Let's say you're at a shindig of some sort - an office holiday party, a department function, the post-lecture refreshments, a gallery opening, a con, any place where there are a lot of other people, most of whom you don't know personally or well, and a lot of milling around.
In the course of this milling around, someone steps on your foot. Someone very much larger than you, wearing big, heavy shoes. And doesn't move off.
You can't pull your foot out from under theirs. They're talking to other people and don't even notice through their thick soles and distraction, what they not only have done but are continuing to do.
You go "Ahem," and "Excuse me," and "Sorry, but you're standing on my foot," in a polite if urgent tone, but they can't hear you, partly because they're too tall, partly because of the party hubbub, and partly because they're not listening to you but instead the sound of their own voice and the appreciative remarks of their friends.
Your hands are full, so you cough louder, but it doesn't get any results. At this point, you can't even feel your toes any more. In desperation, you awkwardly shuffle your drink onto your plate and tap gently on their shoulder, but they don't notice it either. (Perhaps a couple of their friends have, though, and are discreetly trying to break into the monologue, but having no luck.)
Finally, in desperation, you raise your voice and shout "EXCUSE ME!" The foot-trapper turns their head to look over their shoulder, without moving their feet
, and goes "What?!?" (Perhaps they brush their elbow against your arm, making your drink splash and scattering a cheese cube or three.)
"You're standing on my foot," you point out. "Can you get off it?"
"You're rude!" says the foot-squisher. "You shouldn't interrupt people in the middle of a conversation. Now I've lost my train of thought!" or maybe "It's rude to shout at people!" (Perhaps even, "Look what you did to my coat!")And then they turn right back to the conversation they were having, without bothering to move.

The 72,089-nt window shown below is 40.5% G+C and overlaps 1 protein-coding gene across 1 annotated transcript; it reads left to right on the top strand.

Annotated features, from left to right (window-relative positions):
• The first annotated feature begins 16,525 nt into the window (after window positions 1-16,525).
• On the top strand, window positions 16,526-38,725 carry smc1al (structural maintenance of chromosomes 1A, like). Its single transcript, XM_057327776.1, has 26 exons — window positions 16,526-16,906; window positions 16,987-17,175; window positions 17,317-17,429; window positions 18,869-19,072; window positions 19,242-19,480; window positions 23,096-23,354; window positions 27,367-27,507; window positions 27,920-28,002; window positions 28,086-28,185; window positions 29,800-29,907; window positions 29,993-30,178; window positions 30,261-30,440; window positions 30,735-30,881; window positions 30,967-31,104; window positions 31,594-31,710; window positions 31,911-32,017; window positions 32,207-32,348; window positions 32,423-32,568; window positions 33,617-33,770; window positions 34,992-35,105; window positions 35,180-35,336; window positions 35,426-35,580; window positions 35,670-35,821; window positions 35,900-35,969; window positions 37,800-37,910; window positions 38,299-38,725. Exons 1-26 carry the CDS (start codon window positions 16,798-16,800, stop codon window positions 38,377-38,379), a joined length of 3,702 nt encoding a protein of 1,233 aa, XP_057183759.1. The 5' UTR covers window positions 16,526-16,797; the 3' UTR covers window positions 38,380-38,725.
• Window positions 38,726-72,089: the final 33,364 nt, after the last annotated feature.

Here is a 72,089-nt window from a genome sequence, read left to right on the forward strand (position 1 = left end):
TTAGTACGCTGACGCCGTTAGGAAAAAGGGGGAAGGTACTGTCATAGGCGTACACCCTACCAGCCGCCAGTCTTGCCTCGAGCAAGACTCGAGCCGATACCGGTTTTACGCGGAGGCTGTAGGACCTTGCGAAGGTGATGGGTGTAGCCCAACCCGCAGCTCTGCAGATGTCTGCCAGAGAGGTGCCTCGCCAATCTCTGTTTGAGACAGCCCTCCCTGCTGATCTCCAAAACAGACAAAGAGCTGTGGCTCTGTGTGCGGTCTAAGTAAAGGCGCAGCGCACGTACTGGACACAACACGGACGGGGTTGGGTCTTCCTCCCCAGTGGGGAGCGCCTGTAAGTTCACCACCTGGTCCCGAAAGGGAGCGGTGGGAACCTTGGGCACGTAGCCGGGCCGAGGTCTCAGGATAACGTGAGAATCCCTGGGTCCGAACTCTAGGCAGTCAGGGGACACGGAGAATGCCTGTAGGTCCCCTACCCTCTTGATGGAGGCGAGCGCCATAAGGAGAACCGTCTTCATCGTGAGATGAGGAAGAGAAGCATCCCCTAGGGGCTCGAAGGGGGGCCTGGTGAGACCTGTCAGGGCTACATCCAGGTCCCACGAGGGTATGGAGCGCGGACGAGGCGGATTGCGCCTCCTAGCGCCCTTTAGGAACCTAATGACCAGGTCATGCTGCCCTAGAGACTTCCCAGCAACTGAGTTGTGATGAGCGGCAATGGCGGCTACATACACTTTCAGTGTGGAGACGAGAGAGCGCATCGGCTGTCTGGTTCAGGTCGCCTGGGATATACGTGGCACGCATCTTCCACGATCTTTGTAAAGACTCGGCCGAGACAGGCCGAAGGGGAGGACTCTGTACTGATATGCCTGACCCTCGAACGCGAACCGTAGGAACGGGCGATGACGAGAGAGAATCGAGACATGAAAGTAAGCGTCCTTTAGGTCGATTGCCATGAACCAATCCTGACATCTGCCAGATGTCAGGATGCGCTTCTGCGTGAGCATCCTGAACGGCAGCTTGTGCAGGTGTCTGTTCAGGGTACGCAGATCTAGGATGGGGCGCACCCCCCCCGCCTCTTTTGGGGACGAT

When you point this out, again, they say smugly, "If you'd asked politely, I would have."
--I started working on this analogy* a while back, encountering an older post on the DAZ forums (reg req, but free & searchable) defending the use of the word "Oriental" as a neutral, purely-directional term even when applied to people who objected to it as loaded with lots of negative cultural baggage
and on the wording for this post yesterday a.m. after having been involved IRL stuff (and staying far, FAR away from HP fandom because my copy of 7 is still waiting for me at the post office (I hope!)) and have been offline since then, with a brief jump-on yesterday evening to check my email and see if there were any emergencies. The analogy, and the next one, have been in the mental works for a couple weeks, since I tend to mull things over for a long time and formulate them slowly (except when I get on a tear and just fly nonstop off the cuff until I crash again.) The fact that it's coincidentally applicable (again!)
is just proof of the need to have written it.
This analogy is based on several real-life incidents, btw. Some were as a small child, and some were as a small adult. The only thing changed is the ultimate refusal to move - the indignant and wounded tone of the foot-trapper when I finally gave up hoping they'd just step off, so I wouldn't have to endure the backlash from initiating a "selfish" confrontation, and got the nerve up to yank a sleeve hard enough or shout loud enough to be paid attention to, is something I remember all too well. ("You shouldn't have been standing right behind me!" "Why didn't you say something earlier?" "Yelling at grownups is rude!" - no matter my foot was bruised for many days thereafter.)
* To make the analogy quite complete, the bystanders should join in loud agreement as to how rude it was of you to shout, and how you should be the one apologizing, for having interrupted, for having splashed your drink on the speaker's outfit, &c &c ad infinitum ad nauseum.
Tags: elitism, entitlement, fandom, gandersauce, heteronormativity, othering, privilege, racism, sexism, society